History keeps evolving symetrically for the Pittsburgh Steelers.
Last year, Ben Roethlisberger played his final regular season game on the road, against the Ravens, just where he played the first one. On Sunday September 11th 2022, the Steelers Mitch Trubisky will begin in Cincinnati, exactly where the Ben Roethlisberger’s ended or at least where his Super Bowl window closed.
- Often times Super Bowl windows close in silence.
The Pittsburgh Steelers beat the Dallas Cowboys in Super Bowl XIII. The Steelers returned for their 4th Lombardi in Super Bowl XIV a year later against the Rams, while the Cowboys lost in the NFC Divisional playoffs. Yet Tom Landry and Danny White had The ‘Boys back in the NFC Championship for 3 straight years. It seemed only a question of “When” Tom Landry would win his third ring, not one of “If.”
- Alas, it would take Jimmy Johnson to bring the Lombardi back to Texas Stadium.
In contrast, the Steelers 2nd Super Bowl Era end the moment Ryan Shazier turned over on the turf unable to move his legs at Paul Brown Stadium (yes, I know its Paycor now) back on that dark December night in 2017. The Kevin Colbert, Mike Tomlin and especially Ben Roethlisberger himself tried to move heaven and earth to re-open that window.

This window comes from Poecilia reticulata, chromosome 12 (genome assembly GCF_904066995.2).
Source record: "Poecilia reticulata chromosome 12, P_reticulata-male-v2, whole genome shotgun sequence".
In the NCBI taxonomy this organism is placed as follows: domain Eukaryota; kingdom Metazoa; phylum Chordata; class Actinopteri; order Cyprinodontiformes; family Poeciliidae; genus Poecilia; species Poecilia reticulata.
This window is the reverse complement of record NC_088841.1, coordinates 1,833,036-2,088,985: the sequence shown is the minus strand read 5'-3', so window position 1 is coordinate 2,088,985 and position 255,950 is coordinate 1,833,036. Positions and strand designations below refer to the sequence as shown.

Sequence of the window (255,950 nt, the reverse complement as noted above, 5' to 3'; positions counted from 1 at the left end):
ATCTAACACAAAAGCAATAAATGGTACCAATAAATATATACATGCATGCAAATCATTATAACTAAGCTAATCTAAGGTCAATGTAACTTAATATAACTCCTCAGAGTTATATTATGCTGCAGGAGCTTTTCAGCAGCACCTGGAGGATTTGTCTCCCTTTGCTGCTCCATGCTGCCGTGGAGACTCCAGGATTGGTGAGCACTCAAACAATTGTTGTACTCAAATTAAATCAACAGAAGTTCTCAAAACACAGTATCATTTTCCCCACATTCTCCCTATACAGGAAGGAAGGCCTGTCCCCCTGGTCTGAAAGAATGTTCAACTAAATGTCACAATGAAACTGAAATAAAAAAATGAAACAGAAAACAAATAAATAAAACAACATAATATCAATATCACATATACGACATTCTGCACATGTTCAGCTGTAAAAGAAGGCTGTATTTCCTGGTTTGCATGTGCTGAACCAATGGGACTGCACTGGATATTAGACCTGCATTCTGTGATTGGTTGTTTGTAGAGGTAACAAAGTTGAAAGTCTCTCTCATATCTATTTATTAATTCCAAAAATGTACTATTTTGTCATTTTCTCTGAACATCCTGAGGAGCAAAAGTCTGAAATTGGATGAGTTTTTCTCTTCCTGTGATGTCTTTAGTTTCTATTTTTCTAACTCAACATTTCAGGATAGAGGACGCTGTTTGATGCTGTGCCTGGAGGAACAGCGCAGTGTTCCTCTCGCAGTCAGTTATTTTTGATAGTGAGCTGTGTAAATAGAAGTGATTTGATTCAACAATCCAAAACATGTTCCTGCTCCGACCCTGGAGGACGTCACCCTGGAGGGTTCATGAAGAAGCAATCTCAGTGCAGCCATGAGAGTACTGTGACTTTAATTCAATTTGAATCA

- But Ryan Shazier proved to be irreplaceable.
And Cincinnati adds its weight to that historical rhyme scheme in other ways. For it was in Cincinnati in 2019 that Mike Tomlin benched Mason Rudolph for Delvin Hodges — reminding everyone of just how difficulty it was going to be to replace Ben Roethlisberger. A year later at Paul Brown, Ben Roethlisberger gave his own reminder, authoring a first half of football that drove this scribe to wonder out loud if Steelers Nation hadn’t just witnessed its own Ali-Holmes moment.
Fortunately, that was not the case. Roethlisberger rebounded, playing better football the next Sunday and for the next season as well. Yet, if there was any one game that symbolized just how far the Steelers had fallen, it was the 2021 beating the Steelers suffered in their final game at the venue that was to be known as Paul Brown Stadium.
- What fate will fortune deliver to the Mitch Trubisky era of Steelers football?
Will Trubsiky earn his own Super Bowl rings? Will he follow in the footsteps of Cliff Stoudt, who ushered in an era of mediocre, bad, average and above average quarterbacks? Or will he be like Tommy Maddox, serving as a bridge quarterback to a long and successful Kenny Pickett era?
No one knows at this moment. But we’re about to start finding out.